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Ethics Advisory Opinion 08-02

April 13, 2008

South Carolina Bar Ethics Advisory Opinion 08-02

South Carolina Rules of Professional Conduct: 1.5, 1.6

Date: April 18, 2008

Facts:
Lawyer is considering entering into an agreement with a trade credit account processor (TCAP) who, working with affiliated lenders (Trade Lenders), will offer trade credit to Lawyer’s non-consumer clients for payment of Lawyer’s fees. TCAP performs essentially the same functions that Visa and MasterCard perform in consumer credit transactions, which were approved for payment of legal fees in Ethics Advisory Opinion 81-01.

Under this arrangement (currently in place in a variety of other trades and professions), Lawyer submits clients to TCAP for TCAP account, providing only the name, address, and telephone number of the client and the amount of credit requested. The lawyer’s agreement will be with TCAP to provide account processing and with the Trade Lender to provide the advance, just as it is in accepting Visa and MasterCard for payment. The relationships among Lawyer, TCAP, Trade Lender, and clients will differ from consumer credit bill-payment transactions in only a few ways.

First, Trade Lenders do not extend credit to individuals for consumer transactions. They extend only trade credit to businesses for business-to-business transactions. Therefore, only Lawyer’s non-consumer clients can be involved in the arrangement. Lawyer intends to enter into this arrangement only with Lawyer’s collection and foreclosure clients that have ongoing business with Lawyer in multiple legal matters who are themselves sophisticated lending institutions.

Second, Trade Lenders will not charge interest to clients on monies advanced to Lawyer. Lawyer pays Lenders’ and TCAP’s fees for this service.

Finally, client participation in these trade credit arrangements will be by consent of each non-consumer client. Client authorization for TCAP payment of Lawyer’s fees will apply to all matters in which Lawyer represents each client, just as Lawyer’s current fee agreement with each client applies to all legal matters as they arise. The agreement between Lawyer and clients will also provide that when a client disputes a fee, Lawyer will refund the TCAP payment and resolve the dispute directly with the client or through the Bar’s fee dispute board, if necessary.

As with credit card payments, no confidential client information will be given to TCAP when Lawyer submits payment requests. Detailed accounts of work performed will be sent only to clients.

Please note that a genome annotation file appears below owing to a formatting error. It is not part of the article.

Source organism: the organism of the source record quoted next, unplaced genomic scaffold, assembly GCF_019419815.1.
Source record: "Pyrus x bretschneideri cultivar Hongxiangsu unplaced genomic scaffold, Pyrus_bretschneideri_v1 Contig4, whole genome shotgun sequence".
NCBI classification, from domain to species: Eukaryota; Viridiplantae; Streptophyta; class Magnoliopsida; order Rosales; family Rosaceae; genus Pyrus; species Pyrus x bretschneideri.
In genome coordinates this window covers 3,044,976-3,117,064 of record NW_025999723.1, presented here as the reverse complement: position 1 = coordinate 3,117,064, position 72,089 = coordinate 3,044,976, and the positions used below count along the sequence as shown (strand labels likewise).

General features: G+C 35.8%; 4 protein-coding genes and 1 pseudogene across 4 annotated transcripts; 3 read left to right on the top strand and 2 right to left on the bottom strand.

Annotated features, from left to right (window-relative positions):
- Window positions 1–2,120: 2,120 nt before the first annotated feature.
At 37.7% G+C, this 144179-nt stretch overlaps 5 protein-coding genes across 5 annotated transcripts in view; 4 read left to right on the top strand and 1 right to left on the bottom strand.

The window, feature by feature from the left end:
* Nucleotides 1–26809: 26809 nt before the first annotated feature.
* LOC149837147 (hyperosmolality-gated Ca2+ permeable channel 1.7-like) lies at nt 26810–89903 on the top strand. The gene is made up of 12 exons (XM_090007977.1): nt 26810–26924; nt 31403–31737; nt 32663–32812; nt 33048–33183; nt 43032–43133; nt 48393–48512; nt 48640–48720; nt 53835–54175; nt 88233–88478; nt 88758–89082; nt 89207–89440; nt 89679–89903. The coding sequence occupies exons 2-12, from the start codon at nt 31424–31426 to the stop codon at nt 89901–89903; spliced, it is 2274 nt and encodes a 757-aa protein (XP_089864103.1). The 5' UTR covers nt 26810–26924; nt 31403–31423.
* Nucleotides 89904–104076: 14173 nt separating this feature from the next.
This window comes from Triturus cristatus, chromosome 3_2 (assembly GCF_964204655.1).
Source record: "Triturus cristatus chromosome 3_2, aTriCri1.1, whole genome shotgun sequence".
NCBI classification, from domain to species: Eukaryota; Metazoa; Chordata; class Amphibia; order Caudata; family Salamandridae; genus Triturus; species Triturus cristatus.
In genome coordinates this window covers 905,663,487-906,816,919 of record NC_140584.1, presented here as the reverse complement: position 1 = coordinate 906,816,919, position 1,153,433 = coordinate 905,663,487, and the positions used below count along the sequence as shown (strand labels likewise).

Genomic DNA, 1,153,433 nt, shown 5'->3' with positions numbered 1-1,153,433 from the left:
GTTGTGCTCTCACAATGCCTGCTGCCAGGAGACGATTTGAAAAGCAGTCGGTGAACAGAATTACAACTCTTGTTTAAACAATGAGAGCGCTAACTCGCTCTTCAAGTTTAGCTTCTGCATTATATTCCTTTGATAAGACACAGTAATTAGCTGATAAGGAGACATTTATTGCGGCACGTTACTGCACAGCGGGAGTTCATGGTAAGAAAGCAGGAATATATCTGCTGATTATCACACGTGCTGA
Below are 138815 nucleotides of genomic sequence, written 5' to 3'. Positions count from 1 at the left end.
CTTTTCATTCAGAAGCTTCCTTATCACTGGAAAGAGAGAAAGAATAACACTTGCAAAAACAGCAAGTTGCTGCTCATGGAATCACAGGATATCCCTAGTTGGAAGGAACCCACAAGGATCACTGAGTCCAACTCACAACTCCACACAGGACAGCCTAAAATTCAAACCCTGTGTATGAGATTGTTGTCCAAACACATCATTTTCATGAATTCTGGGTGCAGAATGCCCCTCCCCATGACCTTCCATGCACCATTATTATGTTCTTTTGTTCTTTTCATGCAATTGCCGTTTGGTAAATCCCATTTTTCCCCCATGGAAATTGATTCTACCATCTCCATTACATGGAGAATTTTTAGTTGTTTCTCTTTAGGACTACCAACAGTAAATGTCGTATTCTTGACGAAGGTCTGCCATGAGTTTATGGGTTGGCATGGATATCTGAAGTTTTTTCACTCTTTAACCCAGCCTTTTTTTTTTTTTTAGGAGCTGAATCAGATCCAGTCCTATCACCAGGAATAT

Questions:
1. May Lawyer ethically enter into this fee-payment arrangement with clients?

2. May Lawyer, with informed client consent, sell existing accounts receivable to a TCAP (relating only to those clients participating in the trade credit arrangement)?

Summary:
Yes. 1) Lawyer may ethically enter into a fee-payment arrangement with clients and a trade credit account processor (TCAP) and 2) Lawyer, may sell existing accounts receivable to a TCAP, provided informed consent is obtained from the client.

The facts as presented address any ethical concerns in that the client’s informed consent is obtained prior to entering into the fee-payment arrangement; clients are not charged any fees, costs, or interest; and client confidentiality is maintained (except for client name and address, which are divulged with permission of the client).

Opinion:
The facts on which this question is based are similar those in a situation where credit cards are accepted by a lawyer in payment of legal fees, with the exception (in the instant case), that fees, costs, or interest are not charged to the client. Apparently, the lawyer here pays the associated fees as a premium for receiving payment early from TCAP.

While SC Bar Ethics Advisory Opinion 81-01 was written under the former Code of Professional Responsibility, its conclusion continues to be applicable under the present Rules of Professional Conduct (SC Ap. Ct. Rule 407). EAC 81-01 approved monthly service charges and permitted a lawyer to take an interest-bearing note for fees owed. In the present case, the facts do not posit any fees being charged to the client, but the precept of client agreement still applies.

SC Bar Ethics Advisory Opinion 96-06 specifically permitted the use of credit cards for payment of legal fees, with caveats as to written fee agreements and opportunities for clients to review invoices. Here, Lawyer’s prior agreement with clients and TCAP states that Lawyer will refund any disputed fee and resolve any such issue directly with the client.

Even though the inquiring lawyer states that the TCAP arrangement will apply only to sophisticated non-consumer clients, Lawyer’s engagement letter and fee agreement should disclose all relevant facts. If, in cases where Lawyer desires to “sell” existing accounts to the TCAP, the agreements did not contemplate using a TCAP, Lawyer should obtain informed client consent prior to passing the accounts to the TCAP.

The members of the Ethics Advisory Committee are satisfied from the recitation of the facts that the inquiring lawyer has provided adequate safeguards in the agreement with clients and the TCAP.

Practitioners are reminded of the requirement of the reasonableness of fees in Rule 1.5 and the requirement of client confidentiality in Rule 1.6.

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